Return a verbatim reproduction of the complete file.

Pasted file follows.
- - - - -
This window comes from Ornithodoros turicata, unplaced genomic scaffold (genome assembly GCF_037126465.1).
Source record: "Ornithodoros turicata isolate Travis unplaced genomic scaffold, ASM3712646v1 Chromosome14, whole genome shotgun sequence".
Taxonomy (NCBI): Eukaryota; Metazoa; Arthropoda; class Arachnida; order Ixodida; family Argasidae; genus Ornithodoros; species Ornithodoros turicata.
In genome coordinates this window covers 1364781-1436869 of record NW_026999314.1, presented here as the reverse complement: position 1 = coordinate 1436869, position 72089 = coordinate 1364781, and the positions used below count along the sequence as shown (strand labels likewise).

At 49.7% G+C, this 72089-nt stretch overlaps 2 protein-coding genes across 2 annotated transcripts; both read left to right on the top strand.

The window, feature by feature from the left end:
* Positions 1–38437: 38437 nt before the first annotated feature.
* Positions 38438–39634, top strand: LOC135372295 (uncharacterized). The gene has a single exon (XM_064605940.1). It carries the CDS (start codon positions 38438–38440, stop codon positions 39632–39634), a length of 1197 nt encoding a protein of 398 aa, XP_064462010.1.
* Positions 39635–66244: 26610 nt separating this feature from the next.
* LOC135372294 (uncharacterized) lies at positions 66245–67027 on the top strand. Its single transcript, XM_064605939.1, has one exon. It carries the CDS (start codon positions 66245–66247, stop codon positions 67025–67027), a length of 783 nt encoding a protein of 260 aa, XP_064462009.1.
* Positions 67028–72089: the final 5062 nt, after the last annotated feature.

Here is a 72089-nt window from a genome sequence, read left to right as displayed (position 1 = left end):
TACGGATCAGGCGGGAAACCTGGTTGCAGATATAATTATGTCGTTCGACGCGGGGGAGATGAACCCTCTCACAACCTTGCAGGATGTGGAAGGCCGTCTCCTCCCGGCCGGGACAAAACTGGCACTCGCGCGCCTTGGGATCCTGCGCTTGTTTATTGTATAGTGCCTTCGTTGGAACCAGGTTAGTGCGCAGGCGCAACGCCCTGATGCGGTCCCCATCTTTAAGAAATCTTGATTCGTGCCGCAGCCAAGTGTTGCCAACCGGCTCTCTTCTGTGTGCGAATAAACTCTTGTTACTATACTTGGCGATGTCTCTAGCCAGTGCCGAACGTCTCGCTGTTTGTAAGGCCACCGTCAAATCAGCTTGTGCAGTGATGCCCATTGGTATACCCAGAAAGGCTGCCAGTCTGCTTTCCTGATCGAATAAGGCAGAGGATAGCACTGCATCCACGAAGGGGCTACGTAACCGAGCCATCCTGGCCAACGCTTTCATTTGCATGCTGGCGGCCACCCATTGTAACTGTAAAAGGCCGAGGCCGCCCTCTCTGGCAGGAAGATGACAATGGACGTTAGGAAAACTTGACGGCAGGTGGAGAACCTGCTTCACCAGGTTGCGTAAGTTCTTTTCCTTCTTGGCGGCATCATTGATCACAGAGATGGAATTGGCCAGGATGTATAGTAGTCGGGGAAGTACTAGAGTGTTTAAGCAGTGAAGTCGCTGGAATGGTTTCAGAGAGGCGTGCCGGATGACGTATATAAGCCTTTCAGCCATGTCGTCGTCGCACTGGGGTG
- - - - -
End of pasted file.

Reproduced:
This window comes from Ornithodoros turicata, unplaced genomic scaffold (genome assembly GCF_037126465.1).
Source record: "Ornithodoros turicata isolate Travis unplaced genomic scaffold, ASM3712646v1 Chromosome14, whole genome shotgun sequence".
Taxonomy (NCBI): Eukaryota; Metazoa; Arthropoda; class Arachnida; order Ixodida; family Argasidae; genus Ornithodoros; species Ornithodoros turicata.
In genome coordinates this window covers 1364781-1436869 of record NW_026999314.1, presented here as the reverse complement: position 1 = coordinate 1436869, position 72089 = coordinate 1364781, and the positions used below count along the sequence as shown (strand labels likewise).

At 49.7% G+C, this 72089-nt stretch overlaps 2 protein-coding genes across 2 annotated transcripts; both read left to right on the top strand.

The window, feature by feature from the left end:
* Positions 1–38437: 38437 nt before the first annotated feature.
* Positions 38438–39634, top strand: LOC135372295 (uncharacterized). The gene has a single exon (XM_064605940.1). It carries the CDS (start codon positions 38438–38440, stop codon positions 39632–39634), a length of 1197 nt encoding a protein of 398 aa, XP_064462010.1.
* Positions 39635–66244: 26610 nt separating this feature from the next.
* LOC135372294 (uncharacterized) lies at positions 66245–67027 on the top strand. Its single transcript, XM_064605939.1, has one exon. It carries the CDS (start codon positions 66245–66247, stop codon positions 67025–67027), a length of 783 nt encoding a protein of 260 aa, XP_064462009.1.
* Positions 67028–72089: the final 5062 nt, after the last annotated feature.

Here is a 72089-nt window from a genome sequence, read left to right as displayed (position 1 = left end):
TACGGATCAGGCGGGAAACCTGGTTGCAGATATAATTATGTCGTTCGACGCGGGGGAGATGAACCCTCTCACAACCTTGCAGGATGTGGAAGGCCGTCTCCTCCCGGCCGGGACAAAACTGGCACTCGCGCGCCTTGGGATCCTGCGCTTGTTTATTGTATAGTGCCTTCGTTGGAACCAGGTTAGTGCGCAGGCGCAACGCCCTGATGCGGTCCCCATCTTTAAGAAATCTTGATTCGTGCCGCAGCCAAGTGTTGCCAACCGGCTCTCTTCTGTGTGCGAATAAACTCTTGTTACTATACTTGGCGATGTCTCTAGCCAGTGCCGAACGTCTCGCTGTTTGTAAGGCCACCGTCAAATCAGCTTGTGCAGTGATGCCCATTGGTATACCCAGAAAGGCTGCCAGTCTGCTTTCCTGATCGAATAAGGCAGAGGATAGCACTGCATCCACGAAGGGGCTACGTAACCGAGCCATCCTGGCCAACGCTTTCATTTGCATGCTGGCGGCCACCCATTGTAACTGTAAAAGGCCGAGGCCGCCCTCTCTGGCAGGAAGATGACAATGGACGTTAGGAAAACTTGACGGCAGGTGGAGAACCTGCTTCACCAGGTTGCGTAAGTTCTTTTCCTTCTTGGCGGCATCATTGATCACAGAGATGGAATTGGCCAGGATGTATAGTAGTCGGGGAAGTACTAGAGTGTTTAAGCAGTGAAGTCGCTGGAATGGTTTCAGAGAGGCGTGCCGGATGACGTATATAAGCCTTTCAGCCATGTCGTCGTCGCACTGGGGTG